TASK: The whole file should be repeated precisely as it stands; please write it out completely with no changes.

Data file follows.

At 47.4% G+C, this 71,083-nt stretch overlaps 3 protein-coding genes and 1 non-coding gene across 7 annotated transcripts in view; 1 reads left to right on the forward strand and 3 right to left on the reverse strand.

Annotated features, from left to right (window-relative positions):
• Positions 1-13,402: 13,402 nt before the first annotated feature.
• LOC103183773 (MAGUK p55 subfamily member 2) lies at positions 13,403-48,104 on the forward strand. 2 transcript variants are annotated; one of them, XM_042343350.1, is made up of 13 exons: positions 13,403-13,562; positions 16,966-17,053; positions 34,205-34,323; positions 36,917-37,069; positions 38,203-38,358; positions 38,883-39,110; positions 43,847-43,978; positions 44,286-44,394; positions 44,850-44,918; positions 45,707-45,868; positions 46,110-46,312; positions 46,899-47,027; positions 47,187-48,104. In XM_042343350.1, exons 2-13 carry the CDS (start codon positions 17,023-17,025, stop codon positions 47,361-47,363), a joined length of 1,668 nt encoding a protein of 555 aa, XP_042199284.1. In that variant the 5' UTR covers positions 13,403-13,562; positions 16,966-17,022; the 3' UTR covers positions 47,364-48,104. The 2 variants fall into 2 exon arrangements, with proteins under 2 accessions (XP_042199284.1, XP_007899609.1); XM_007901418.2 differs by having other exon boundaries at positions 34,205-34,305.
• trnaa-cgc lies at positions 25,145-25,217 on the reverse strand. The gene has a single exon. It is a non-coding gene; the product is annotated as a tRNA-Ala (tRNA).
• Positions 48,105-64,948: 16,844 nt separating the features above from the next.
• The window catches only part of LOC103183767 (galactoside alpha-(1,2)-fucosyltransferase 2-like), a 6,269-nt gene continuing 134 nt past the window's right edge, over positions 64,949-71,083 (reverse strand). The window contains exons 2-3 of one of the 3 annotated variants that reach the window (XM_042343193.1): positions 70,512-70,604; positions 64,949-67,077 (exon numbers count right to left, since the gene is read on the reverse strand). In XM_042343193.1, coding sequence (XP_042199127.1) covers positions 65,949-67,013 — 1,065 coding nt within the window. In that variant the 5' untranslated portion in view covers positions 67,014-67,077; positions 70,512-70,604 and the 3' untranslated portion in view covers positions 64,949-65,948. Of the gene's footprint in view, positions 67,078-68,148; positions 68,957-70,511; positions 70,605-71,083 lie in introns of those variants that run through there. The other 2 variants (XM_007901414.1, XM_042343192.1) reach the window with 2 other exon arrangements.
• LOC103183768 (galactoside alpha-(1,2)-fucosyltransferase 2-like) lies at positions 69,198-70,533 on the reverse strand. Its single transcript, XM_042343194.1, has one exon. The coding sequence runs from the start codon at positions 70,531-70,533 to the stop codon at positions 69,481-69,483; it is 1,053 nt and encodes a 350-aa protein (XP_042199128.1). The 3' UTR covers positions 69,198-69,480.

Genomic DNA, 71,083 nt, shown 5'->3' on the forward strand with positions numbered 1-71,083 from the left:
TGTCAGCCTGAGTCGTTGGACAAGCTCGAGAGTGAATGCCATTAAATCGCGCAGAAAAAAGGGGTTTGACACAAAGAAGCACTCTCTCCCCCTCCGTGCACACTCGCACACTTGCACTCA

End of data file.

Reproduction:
At 47.4% G+C, this 71,083-nt stretch overlaps 3 protein-coding genes and 1 non-coding gene across 7 annotated transcripts in view; 1 reads left to right on the forward strand and 3 right to left on the reverse strand.

Annotated features, from left to right (window-relative positions):
• Positions 1-13,402: 13,402 nt before the first annotated feature.
• LOC103183773 (MAGUK p55 subfamily member 2) lies at positions 13,403-48,104 on the forward strand. 2 transcript variants are annotated; one of them, XM_042343350.1, is made up of 13 exons: positions 13,403-13,562; positions 16,966-17,053; positions 34,205-34,323; positions 36,917-37,069; positions 38,203-38,358; positions 38,883-39,110; positions 43,847-43,978; positions 44,286-44,394; positions 44,850-44,918; positions 45,707-45,868; positions 46,110-46,312; positions 46,899-47,027; positions 47,187-48,104. In XM_042343350.1, exons 2-13 carry the CDS (start codon positions 17,023-17,025, stop codon positions 47,361-47,363), a joined length of 1,668 nt encoding a protein of 555 aa, XP_042199284.1. In that variant the 5' UTR covers positions 13,403-13,562; positions 16,966-17,022; the 3' UTR covers positions 47,364-48,104. The 2 variants fall into 2 exon arrangements, with proteins under 2 accessions (XP_042199284.1, XP_007899609.1); XM_007901418.2 differs by having other exon boundaries at positions 34,205-34,305.
• trnaa-cgc lies at positions 25,145-25,217 on the reverse strand. The gene has a single exon. It is a non-coding gene; the product is annotated as a tRNA-Ala (tRNA).
• Positions 48,105-64,948: 16,844 nt separating the features above from the next.
• The window catches only part of LOC103183767 (galactoside alpha-(1,2)-fucosyltransferase 2-like), a 6,269-nt gene continuing 134 nt past the window's right edge, over positions 64,949-71,083 (reverse strand). The window contains exons 2-3 of one of the 3 annotated variants that reach the window (XM_042343193.1): positions 70,512-70,604; positions 64,949-67,077 (exon numbers count right to left, since the gene is read on the reverse strand). In XM_042343193.1, coding sequence (XP_042199127.1) covers positions 65,949-67,013 — 1,065 coding nt within the window. In that variant the 5' untranslated portion in view covers positions 67,014-67,077; positions 70,512-70,604 and the 3' untranslated portion in view covers positions 64,949-65,948. Of the gene's footprint in view, positions 67,078-68,148; positions 68,957-70,511; positions 70,605-71,083 lie in introns of those variants that run through there. The other 2 variants (XM_007901414.1, XM_042343192.1) reach the window with 2 other exon arrangements.
• LOC103183768 (galactoside alpha-(1,2)-fucosyltransferase 2-like) lies at positions 69,198-70,533 on the reverse strand. Its single transcript, XM_042343194.1, has one exon. The coding sequence runs from the start codon at positions 70,531-70,533 to the stop codon at positions 69,481-69,483; it is 1,053 nt and encodes a 350-aa protein (XP_042199128.1). The 3' UTR covers positions 69,198-69,480.

Genomic DNA, 71,083 nt, shown 5'->3' on the forward strand with positions numbered 1-71,083 from the left:
TGTCAGCCTGAGTCGTTGGACAAGCTCGAGAGTGAATGCCATTAAATCGCGCAGAAAAAAGGGGTTTGACACAAAGAAGCACTCTCTCCCCCTCCGTGCACACTCGCACACTTGCACTCA